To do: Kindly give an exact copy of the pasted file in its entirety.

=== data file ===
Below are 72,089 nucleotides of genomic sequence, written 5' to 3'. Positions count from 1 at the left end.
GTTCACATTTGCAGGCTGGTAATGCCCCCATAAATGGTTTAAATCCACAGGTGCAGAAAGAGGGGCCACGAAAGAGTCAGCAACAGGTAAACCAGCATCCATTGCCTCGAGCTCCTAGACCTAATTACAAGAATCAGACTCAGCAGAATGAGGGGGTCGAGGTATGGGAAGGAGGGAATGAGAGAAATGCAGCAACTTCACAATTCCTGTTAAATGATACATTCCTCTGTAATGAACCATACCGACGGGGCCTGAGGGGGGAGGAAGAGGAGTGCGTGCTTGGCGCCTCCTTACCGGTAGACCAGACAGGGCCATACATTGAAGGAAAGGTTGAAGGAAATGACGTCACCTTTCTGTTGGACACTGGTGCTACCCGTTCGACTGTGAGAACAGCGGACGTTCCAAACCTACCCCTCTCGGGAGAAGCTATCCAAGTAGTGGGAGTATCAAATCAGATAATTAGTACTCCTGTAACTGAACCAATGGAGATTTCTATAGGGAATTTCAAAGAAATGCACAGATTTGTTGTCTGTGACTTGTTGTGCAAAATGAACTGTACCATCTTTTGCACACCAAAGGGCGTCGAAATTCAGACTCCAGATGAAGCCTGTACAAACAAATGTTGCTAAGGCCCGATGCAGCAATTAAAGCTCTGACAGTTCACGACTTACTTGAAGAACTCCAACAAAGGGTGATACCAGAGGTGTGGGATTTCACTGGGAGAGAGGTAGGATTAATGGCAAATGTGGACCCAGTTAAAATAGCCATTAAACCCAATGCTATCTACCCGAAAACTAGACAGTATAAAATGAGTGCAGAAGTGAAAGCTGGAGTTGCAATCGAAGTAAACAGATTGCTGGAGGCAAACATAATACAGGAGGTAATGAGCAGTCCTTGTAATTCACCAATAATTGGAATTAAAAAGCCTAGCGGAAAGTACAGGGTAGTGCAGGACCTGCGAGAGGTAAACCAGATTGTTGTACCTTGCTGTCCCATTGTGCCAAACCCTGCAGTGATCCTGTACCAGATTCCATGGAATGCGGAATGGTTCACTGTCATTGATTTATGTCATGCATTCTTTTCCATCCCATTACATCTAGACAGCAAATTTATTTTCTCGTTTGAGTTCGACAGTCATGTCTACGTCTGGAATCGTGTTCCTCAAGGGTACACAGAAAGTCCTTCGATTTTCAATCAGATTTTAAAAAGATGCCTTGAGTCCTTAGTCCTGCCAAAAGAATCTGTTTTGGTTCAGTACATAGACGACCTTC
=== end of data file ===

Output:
Below are 72,089 nucleotides of genomic sequence, written 5' to 3'. Positions count from 1 at the left end.
GTTCACATTTGCAGGCTGGTAATGCCCCCATAAATGGTTTAAATCCACAGGTGCAGAAAGAGGGGCCACGAAAGAGTCAGCAACAGGTAAACCAGCATCCATTGCCTCGAGCTCCTAGACCTAATTACAAGAATCAGACTCAGCAGAATGAGGGGGTCGAGGTATGGGAAGGAGGGAATGAGAGAAATGCAGCAACTTCACAATTCCTGTTAAATGATACATTCCTCTGTAATGAACCATACCGACGGGGCCTGAGGGGGGAGGAAGAGGAGTGCGTGCTTGGCGCCTCCTTACCGGTAGACCAGACAGGGCCATACATTGAAGGAAAGGTTGAAGGAAATGACGTCACCTTTCTGTTGGACACTGGTGCTACCCGTTCGACTGTGAGAACAGCGGACGTTCCAAACCTACCCCTCTCGGGAGAAGCTATCCAAGTAGTGGGAGTATCAAATCAGATAATTAGTACTCCTGTAACTGAACCAATGGAGATTTCTATAGGGAATTTCAAAGAAATGCACAGATTTGTTGTCTGTGACTTGTTGTGCAAAATGAACTGTACCATCTTTTGCACACCAAAGGGCGTCGAAATTCAGACTCCAGATGAAGCCTGTACAAACAAATGTTGCTAAGGCCCGATGCAGCAATTAAAGCTCTGACAGTTCACGACTTACTTGAAGAACTCCAACAAAGGGTGATACCAGAGGTGTGGGATTTCACTGGGAGAGAGGTAGGATTAATGGCAAATGTGGACCCAGTTAAAATAGCCATTAAACCCAATGCTATCTACCCGAAAACTAGACAGTATAAAATGAGTGCAGAAGTGAAAGCTGGAGTTGCAATCGAAGTAAACAGATTGCTGGAGGCAAACATAATACAGGAGGTAATGAGCAGTCCTTGTAATTCACCAATAATTGGAATTAAAAAGCCTAGCGGAAAGTACAGGGTAGTGCAGGACCTGCGAGAGGTAAACCAGATTGTTGTACCTTGCTGTCCCATTGTGCCAAACCCTGCAGTGATCCTGTACCAGATTCCATGGAATGCGGAATGGTTCACTGTCATTGATTTATGTCATGCATTCTTTTCCATCCCATTACATCTAGACAGCAAATTTATTTTCTCGTTTGAGTTCGACAGTCATGTCTACGTCTGGAATCGTGTTCCTCAAGGGTACACAGAAAGTCCTTCGATTTTCAATCAGATTTTAAAAAGATGCCTTGAGTCCTTAGTCCTGCCAAAAGAATCTGTTTTGGTTCAGTACATAGACGACCTTC